Cold Calling: 4 metrics that tell you if you should be.

The battle over cold calling rages on. Is cold calling a necessary part of being a salesperson? Or should a good salesperson never be cold calling?
The battle continues because the answer is contextual. Both of the above statements are true, depending on context. Whether cold calling is useful depends on your situation, your industry and your product.

Cold calling is a viable option if two of the following criteria are met.

1. There are many potential buyers of your product. Many means many, like nearly everyone — examples are insurance and shoes.

2. The opportunity cost to a “no” to your request, whether that request is for a meeting or to actually buy your product, is low. In other words you don’t really care if they say no, presumably because there are many more folks out there whom you can find. As an example, you have a hundred more names on a list of people who clicked a web link identifying their interest in Florida real estate, and that happens to be what you’re selling.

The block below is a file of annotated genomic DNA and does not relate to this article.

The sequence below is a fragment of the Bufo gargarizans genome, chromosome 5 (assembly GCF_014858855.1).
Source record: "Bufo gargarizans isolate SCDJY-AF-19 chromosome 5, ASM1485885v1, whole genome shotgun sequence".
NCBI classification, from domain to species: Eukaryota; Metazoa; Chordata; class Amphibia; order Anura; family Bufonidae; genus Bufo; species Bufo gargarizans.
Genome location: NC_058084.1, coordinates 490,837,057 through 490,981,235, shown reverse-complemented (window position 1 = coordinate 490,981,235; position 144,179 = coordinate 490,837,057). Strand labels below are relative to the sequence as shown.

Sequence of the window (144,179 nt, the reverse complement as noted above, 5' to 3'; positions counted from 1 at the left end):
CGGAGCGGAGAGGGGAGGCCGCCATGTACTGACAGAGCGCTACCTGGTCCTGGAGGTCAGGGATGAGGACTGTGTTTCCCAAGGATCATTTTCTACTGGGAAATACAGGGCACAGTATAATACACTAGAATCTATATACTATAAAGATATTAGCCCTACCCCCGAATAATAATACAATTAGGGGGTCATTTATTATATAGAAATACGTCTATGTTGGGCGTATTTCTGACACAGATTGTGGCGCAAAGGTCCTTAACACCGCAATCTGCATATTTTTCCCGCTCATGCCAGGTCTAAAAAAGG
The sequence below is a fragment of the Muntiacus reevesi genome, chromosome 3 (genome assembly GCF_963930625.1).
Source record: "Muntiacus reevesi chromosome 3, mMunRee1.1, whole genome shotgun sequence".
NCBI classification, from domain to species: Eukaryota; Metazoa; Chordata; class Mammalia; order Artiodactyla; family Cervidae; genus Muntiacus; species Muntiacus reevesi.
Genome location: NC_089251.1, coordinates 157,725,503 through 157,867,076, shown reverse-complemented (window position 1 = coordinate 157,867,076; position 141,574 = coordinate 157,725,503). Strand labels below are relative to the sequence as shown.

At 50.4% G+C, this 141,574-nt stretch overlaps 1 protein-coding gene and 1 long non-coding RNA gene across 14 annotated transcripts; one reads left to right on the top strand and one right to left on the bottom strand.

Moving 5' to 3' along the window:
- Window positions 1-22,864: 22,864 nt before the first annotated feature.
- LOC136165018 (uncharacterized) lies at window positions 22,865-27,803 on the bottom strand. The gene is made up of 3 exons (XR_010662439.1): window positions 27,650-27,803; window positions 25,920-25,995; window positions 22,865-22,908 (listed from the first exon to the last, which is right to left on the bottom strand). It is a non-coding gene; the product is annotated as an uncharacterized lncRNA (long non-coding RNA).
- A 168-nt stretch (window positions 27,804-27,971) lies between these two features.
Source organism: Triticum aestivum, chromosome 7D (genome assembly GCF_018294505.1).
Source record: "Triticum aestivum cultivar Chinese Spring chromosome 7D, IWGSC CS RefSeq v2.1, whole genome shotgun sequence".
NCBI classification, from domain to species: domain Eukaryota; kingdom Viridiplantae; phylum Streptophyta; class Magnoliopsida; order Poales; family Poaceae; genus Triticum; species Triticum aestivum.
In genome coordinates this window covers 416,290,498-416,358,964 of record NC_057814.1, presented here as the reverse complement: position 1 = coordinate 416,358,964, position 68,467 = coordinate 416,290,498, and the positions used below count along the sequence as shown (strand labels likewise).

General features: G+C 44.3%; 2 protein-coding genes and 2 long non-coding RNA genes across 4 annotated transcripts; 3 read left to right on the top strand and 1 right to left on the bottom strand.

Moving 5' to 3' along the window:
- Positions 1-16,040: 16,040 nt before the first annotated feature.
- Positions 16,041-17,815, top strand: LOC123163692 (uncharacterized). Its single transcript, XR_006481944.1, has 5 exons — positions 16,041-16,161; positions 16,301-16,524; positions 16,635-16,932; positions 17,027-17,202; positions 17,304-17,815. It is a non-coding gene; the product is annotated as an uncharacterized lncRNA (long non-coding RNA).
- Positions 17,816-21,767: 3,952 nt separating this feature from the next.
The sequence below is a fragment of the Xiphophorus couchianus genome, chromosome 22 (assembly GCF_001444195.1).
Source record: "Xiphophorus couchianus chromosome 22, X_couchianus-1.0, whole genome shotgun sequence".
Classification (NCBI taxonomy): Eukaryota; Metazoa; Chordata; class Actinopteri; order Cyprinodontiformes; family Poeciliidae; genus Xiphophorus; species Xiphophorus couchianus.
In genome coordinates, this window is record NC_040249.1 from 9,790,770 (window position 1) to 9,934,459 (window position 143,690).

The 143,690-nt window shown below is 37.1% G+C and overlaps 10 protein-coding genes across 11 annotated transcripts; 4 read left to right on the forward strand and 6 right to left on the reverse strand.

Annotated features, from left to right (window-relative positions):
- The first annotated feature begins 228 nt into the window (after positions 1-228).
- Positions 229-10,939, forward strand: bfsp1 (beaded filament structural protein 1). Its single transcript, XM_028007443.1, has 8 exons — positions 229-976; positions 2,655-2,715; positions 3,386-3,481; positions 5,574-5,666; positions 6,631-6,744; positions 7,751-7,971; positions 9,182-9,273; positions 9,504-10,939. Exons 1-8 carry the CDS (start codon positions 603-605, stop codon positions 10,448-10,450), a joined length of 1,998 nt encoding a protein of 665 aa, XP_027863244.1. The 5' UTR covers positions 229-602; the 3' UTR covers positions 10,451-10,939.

3. There are many routes into a client organization. If you are selling facilitation services to run meetings more effectively, any departmental manager could use your services. If one manager at Aquacorp says no, you are not closed out from calling on another.

4. Your pitch can outline a need quickly. People have to get it. And to get it, the problem your product solves must be universally understood. “Tired of sewing patches on the ripped knees of your children’s pants. Toughskins will outlast any other pair of pants.” Parents who have that problem get it right away. (Still, my brothers and I wore a lot of holes in the knees of Toughskin jeans.)

Another way to think about it is the reverse. Would you be disappointed if the person on the other end of the phone said no to your request? If the answer is ‘yes’, then don’t cold call.

This post is based on the ideas in my book: Never Be Closing. I hope you found it useful.

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